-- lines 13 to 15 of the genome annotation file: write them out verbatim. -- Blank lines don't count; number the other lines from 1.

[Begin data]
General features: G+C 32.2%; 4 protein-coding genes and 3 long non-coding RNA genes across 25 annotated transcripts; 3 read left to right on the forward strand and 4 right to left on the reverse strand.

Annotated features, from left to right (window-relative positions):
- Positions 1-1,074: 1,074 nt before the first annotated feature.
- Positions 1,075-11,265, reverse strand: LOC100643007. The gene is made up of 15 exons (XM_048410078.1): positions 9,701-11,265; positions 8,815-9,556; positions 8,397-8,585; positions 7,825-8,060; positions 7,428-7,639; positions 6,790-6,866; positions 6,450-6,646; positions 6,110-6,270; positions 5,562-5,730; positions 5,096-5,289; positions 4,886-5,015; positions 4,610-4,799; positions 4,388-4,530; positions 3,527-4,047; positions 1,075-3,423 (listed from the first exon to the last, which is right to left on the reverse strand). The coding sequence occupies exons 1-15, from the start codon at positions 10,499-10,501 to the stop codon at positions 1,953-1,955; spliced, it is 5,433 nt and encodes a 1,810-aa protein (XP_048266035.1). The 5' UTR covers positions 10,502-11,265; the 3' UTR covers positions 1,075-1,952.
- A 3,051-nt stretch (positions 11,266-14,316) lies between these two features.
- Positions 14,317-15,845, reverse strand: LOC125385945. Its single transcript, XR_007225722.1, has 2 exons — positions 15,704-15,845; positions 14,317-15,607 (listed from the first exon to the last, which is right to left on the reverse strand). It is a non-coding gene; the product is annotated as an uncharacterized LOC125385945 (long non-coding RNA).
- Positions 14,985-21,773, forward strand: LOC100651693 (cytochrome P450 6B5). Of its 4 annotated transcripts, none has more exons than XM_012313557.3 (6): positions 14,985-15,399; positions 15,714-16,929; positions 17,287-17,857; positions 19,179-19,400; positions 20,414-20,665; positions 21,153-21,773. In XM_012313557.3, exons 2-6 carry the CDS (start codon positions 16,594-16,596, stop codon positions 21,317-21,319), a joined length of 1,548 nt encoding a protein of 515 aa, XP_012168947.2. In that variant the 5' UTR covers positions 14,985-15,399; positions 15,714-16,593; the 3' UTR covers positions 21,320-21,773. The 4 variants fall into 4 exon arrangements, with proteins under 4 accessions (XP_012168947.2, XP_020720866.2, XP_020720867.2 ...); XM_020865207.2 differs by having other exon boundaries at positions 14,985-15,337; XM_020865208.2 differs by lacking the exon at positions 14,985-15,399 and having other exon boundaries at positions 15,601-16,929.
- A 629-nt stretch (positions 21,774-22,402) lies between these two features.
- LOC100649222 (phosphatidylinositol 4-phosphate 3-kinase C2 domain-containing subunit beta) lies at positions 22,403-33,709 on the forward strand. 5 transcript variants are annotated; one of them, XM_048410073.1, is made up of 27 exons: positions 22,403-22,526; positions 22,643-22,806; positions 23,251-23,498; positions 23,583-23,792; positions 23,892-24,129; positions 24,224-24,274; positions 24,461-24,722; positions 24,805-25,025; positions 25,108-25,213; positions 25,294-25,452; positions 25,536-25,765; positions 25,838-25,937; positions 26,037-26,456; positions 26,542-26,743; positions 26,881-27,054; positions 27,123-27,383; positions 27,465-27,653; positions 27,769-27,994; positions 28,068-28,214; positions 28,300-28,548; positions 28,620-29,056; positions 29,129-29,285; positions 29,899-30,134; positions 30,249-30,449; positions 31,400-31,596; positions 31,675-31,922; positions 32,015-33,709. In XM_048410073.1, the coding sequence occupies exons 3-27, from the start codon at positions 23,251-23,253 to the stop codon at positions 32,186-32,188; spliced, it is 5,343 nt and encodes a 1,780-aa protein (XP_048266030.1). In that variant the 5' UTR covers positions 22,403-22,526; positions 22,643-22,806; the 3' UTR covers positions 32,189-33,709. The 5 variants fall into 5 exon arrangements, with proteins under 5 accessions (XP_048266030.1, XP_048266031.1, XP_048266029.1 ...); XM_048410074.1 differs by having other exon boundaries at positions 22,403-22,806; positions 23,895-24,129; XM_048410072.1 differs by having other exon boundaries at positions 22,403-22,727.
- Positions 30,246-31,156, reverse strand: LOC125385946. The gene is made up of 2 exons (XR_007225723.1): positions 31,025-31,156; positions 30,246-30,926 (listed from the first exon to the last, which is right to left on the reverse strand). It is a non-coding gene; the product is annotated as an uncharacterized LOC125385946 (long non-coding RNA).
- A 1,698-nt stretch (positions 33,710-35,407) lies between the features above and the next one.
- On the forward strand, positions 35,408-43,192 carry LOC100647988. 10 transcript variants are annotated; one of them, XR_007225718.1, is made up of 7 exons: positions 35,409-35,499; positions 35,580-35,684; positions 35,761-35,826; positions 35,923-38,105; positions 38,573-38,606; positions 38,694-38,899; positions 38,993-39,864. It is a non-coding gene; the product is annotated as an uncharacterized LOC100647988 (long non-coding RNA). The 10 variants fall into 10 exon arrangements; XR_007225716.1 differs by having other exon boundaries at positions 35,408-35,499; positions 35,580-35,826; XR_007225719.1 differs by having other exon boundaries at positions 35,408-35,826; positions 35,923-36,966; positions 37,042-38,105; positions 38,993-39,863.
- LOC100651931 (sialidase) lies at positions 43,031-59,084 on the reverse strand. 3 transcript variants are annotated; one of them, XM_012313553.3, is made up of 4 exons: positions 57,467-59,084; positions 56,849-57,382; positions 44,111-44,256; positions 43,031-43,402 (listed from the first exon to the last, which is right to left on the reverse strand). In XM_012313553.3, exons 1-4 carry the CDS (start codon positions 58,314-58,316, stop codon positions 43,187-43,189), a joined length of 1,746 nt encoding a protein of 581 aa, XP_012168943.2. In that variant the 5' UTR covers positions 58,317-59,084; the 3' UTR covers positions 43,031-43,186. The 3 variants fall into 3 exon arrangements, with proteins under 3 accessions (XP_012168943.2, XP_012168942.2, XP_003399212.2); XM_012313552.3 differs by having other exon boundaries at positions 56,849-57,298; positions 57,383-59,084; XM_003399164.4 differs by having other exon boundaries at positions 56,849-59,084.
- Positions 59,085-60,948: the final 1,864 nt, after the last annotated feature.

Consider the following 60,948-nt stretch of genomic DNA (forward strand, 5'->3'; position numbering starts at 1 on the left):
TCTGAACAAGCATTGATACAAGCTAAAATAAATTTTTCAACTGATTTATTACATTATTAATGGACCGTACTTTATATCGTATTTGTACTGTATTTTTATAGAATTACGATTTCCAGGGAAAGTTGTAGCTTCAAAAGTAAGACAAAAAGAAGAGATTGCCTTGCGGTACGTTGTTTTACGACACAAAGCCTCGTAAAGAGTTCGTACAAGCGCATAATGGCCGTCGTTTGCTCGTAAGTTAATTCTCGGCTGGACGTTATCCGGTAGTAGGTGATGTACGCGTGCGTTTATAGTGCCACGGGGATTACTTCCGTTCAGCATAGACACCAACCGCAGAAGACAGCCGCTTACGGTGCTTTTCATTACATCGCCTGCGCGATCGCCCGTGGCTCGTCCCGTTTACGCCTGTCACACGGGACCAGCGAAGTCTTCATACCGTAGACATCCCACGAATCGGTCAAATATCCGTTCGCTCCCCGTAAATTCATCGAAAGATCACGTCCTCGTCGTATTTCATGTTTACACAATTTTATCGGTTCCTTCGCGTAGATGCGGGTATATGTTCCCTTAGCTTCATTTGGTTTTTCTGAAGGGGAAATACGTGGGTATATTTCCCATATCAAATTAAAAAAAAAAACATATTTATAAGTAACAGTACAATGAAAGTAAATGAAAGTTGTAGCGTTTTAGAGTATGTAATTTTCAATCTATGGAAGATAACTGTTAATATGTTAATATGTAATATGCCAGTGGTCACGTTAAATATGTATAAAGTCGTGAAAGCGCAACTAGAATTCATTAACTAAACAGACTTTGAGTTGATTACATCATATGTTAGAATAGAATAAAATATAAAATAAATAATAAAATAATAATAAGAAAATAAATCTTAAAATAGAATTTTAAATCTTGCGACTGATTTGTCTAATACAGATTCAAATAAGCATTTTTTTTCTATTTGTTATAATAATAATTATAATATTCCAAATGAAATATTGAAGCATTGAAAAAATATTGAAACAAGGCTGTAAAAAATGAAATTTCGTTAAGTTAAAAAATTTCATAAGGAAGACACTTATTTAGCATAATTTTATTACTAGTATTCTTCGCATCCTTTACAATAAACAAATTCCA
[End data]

- LOC100651931 (sialidase) lies at positions 43,031-59,084 on the reverse strand. 3 transcript variants are annotated; one of them, XM_012313553.3, is made up of 4 exons: positions 57,467-59,084; positions 56,849-57,382; positions 44,111-44,256; positions 43,031-43,402 (listed from the first exon to the last, which is right to left on the reverse strand). In XM_012313553.3, exons 1-4 carry the CDS (start codon positions 58,314-58,316, stop codon positions 43,187-43,189), a joined length of 1,746 nt encoding a protein of 581 aa, XP_012168943.2. In that variant the 5' UTR covers positions 58,317-59,084; the 3' UTR covers positions 43,031-43,186. The 3 variants fall into 3 exon arrangements, with proteins under 3 accessions (XP_012168943.2, XP_012168942.2, XP_003399212.2); XM_012313552.3 differs by having other exon boundaries at positions 56,849-57,298; positions 57,383-59,084; XM_003399164.4 differs by having other exon boundaries at positions 56,849-59,084.
- Positions 59,085-60,948: the final 1,864 nt, after the last annotated feature.

Consider the following 60,948-nt stretch of genomic DNA (forward strand, 5'->3'; position numbering starts at 1 on the left):